Are you a partner in a small business partnership thinking of exiting or retiring in the next few years? If so, you’ve come to the right place. If you’re looking for family small business succession planning tips you can find it here.
What is Succession Planning?
Succession planning involves identifying your future replacement(s), negotiating a price, and establishing a transition timeline, among other details. Succession planning matters if you care about the small business you built and want it to flourish without you.
A succession plan is like a will. You know your business better than anyone, and you can identify who could do your job as well or better. Your primary goal is the successful continuation of your business, as well as receiving full compensation on the sale. Failing to plan, and then rushing a sale to an unqualified buyer, can lead to your business failing and never receiving your full payout. It’s also rare that the existing owner can simply walk away upon the sale. A successful transition almost always involves a period of time working as an employee or consultant for the new owner in order to maintain client relationships, address unexpected issues, and assist in operations.
What makes Business Partnerships Unique?
Partnerships are unique in their ownership and tax structure. Unlike sole proprietorships or certain S-Corps, Partnerships must have 2 or more partners – there is no sole ownership. This means designating a successor or selling your partnership stake needs to be agreed by the other partner(s), assuming the initial partnership agreements include such stipulations. This may not seem like an issue, but it can quickly become contentious and ruin relationships.
Think about it: you went into business with your partner(s) because you each brought something to the table. Your successor also needs to bring something to the table. Most agreements give the other partners rights with respect to the sale of any partnership interests. Succession planning aims to keep you out of a legal battle. You should identify your replacement years ahead of time, communicate with the other partner(s), and possibly establish buyback rights or other protections in the event the transition doesn’t go well or the new partner fails.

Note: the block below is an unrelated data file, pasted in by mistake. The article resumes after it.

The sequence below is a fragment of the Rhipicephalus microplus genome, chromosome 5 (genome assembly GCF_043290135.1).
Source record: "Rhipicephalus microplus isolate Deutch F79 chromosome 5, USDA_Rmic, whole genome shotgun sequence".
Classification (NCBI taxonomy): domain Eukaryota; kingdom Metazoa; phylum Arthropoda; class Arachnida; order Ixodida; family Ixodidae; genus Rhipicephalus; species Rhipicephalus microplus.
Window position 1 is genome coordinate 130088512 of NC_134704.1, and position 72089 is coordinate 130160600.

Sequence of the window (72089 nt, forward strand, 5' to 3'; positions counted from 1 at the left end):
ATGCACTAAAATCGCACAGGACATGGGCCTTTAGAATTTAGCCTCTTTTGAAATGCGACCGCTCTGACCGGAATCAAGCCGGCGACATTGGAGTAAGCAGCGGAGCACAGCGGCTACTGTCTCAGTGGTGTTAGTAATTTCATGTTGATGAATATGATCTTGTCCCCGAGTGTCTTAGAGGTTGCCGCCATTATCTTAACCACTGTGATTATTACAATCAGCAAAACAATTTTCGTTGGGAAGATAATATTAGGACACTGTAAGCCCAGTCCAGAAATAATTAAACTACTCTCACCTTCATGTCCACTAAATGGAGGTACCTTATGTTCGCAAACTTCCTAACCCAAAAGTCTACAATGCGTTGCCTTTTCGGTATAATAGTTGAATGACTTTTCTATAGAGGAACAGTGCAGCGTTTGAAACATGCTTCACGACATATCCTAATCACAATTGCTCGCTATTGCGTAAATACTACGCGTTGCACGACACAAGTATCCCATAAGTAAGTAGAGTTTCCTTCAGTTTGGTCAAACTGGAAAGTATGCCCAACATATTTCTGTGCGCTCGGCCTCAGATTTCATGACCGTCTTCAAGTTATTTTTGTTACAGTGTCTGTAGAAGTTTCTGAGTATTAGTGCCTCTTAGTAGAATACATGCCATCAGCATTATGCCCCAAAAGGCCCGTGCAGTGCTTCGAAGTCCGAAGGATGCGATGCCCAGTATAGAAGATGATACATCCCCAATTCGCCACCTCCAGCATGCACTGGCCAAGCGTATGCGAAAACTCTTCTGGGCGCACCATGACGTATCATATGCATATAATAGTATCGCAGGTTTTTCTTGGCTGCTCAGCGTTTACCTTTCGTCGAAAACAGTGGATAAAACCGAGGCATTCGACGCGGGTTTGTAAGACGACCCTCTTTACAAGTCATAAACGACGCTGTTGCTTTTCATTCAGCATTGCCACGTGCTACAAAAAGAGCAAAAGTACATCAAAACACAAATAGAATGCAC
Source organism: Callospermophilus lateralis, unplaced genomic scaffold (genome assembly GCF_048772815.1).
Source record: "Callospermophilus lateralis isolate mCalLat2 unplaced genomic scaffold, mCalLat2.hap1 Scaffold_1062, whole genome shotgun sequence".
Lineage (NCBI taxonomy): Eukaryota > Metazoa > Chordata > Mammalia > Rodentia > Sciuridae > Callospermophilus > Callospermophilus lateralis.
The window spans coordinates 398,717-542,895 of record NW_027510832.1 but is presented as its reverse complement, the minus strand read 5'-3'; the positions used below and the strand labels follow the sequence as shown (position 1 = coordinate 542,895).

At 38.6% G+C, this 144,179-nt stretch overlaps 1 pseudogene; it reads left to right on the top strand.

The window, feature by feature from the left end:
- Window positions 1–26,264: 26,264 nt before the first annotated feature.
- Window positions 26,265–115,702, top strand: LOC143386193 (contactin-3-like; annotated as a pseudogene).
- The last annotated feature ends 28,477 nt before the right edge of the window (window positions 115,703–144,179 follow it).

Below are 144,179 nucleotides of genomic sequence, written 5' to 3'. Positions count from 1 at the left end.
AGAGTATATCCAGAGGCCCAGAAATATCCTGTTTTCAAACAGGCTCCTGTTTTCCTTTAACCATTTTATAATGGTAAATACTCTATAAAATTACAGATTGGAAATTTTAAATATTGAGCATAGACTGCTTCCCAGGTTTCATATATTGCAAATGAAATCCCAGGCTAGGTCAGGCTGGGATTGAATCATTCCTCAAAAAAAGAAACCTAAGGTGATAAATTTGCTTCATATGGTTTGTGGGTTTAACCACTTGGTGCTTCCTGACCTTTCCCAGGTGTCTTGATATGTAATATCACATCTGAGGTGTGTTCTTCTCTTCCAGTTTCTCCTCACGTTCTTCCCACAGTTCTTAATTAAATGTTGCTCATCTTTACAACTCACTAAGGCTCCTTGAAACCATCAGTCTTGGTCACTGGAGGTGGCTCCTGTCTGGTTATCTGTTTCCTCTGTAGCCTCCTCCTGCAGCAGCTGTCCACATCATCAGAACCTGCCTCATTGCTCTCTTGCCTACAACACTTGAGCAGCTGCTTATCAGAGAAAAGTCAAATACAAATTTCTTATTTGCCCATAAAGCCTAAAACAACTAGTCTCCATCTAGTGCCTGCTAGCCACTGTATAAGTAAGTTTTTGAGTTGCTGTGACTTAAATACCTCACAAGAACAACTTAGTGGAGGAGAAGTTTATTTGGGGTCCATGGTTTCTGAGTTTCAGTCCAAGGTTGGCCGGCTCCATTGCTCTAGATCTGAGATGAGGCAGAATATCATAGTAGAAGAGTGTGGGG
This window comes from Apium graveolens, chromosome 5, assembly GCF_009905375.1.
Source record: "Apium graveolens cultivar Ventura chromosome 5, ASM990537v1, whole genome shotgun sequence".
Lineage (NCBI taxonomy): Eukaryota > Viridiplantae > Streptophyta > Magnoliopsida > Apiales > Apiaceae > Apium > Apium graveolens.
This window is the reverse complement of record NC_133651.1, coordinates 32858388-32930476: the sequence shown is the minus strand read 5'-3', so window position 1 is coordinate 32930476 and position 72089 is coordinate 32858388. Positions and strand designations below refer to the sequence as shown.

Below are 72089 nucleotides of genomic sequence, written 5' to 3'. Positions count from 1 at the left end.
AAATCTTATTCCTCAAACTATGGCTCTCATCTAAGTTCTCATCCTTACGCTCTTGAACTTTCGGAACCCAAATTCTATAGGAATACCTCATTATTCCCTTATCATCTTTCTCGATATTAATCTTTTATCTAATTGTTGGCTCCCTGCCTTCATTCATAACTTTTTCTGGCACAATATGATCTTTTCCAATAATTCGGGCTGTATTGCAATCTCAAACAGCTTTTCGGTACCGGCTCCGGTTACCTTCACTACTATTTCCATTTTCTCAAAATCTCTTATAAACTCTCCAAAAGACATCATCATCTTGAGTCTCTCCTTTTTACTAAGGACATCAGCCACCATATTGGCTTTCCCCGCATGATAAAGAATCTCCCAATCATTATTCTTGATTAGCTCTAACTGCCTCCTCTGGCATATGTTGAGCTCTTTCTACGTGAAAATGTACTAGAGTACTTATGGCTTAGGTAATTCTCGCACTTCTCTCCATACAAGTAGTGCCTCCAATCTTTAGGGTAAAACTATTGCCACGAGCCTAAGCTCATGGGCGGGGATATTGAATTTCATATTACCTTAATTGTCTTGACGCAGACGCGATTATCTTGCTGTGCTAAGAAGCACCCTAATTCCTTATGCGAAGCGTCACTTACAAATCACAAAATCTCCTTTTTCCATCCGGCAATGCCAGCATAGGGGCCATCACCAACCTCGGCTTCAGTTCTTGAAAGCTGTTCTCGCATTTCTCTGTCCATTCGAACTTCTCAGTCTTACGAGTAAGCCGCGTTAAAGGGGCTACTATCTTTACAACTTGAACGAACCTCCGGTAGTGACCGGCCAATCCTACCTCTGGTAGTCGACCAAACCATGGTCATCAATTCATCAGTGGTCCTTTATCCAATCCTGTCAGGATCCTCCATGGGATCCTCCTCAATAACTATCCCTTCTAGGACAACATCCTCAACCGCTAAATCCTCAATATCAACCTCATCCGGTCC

Partnerships are also taxed differently. Partners have income/loss percentages, capital percentages, guaranteed payments, distributions, and built-in gain/loss to consider, among other complications. There are also general vs. limited partner considerations. All of this can add up to a complicated reconciliation.
Succession Planning in a Partnership
Succession planning should begin 5 years before you want to step away. Consult the lawyer that wrote up the initial partnership agreement if the partners disagree on terms and conditions. Consult your accountant for a tax projection and inside/outside basis for gain/loss. Certain succession plans will involve a gradual buyout, and your accountant can help with this as well.
Consider partner spouses, children, and family members. Do they work in the business, have any rights due to their relationship with the partners, and agree or disagree with this transition? Perhaps a partner has a child working in the business that they hope will succeed them, but the other partner has no interest joining their fortunes with the child. How will this be resolved without the partnership dissolving? Dissolving or reclassifying a partnership to a different entity may also be options to explore.
Lastly, consider managing partner or partnership representative responsibilities, and who they will transfer to. This will affect decision making as well as technical aspects like the centralized partnership audit regime. There may be a power struggle amongst the remaining partners if you don’t.
The creation of a succession plan is the first step, but you must continue to review it and adjust accordingly. The last thing you want is years of planning wasted when you, your partner(s), or your chosen successor change their minds or pass away.
Working with Haworth & Company, Ltd.
We’ve worked with small business partnerships for over 30 years, so we know how complex they are, and how messy transitions can be. When you work with us you’ll receive advise based on experience and the latest law changes, as well as a private, professional third-party to help with any succession or transition issues. We can be the stability your partnership needs in an unprecedented period by continuing to make your payroll, accounting, and taxes go smoothly. If you’re thinking about the future, or want to get all of those services under one roof, please contact us today.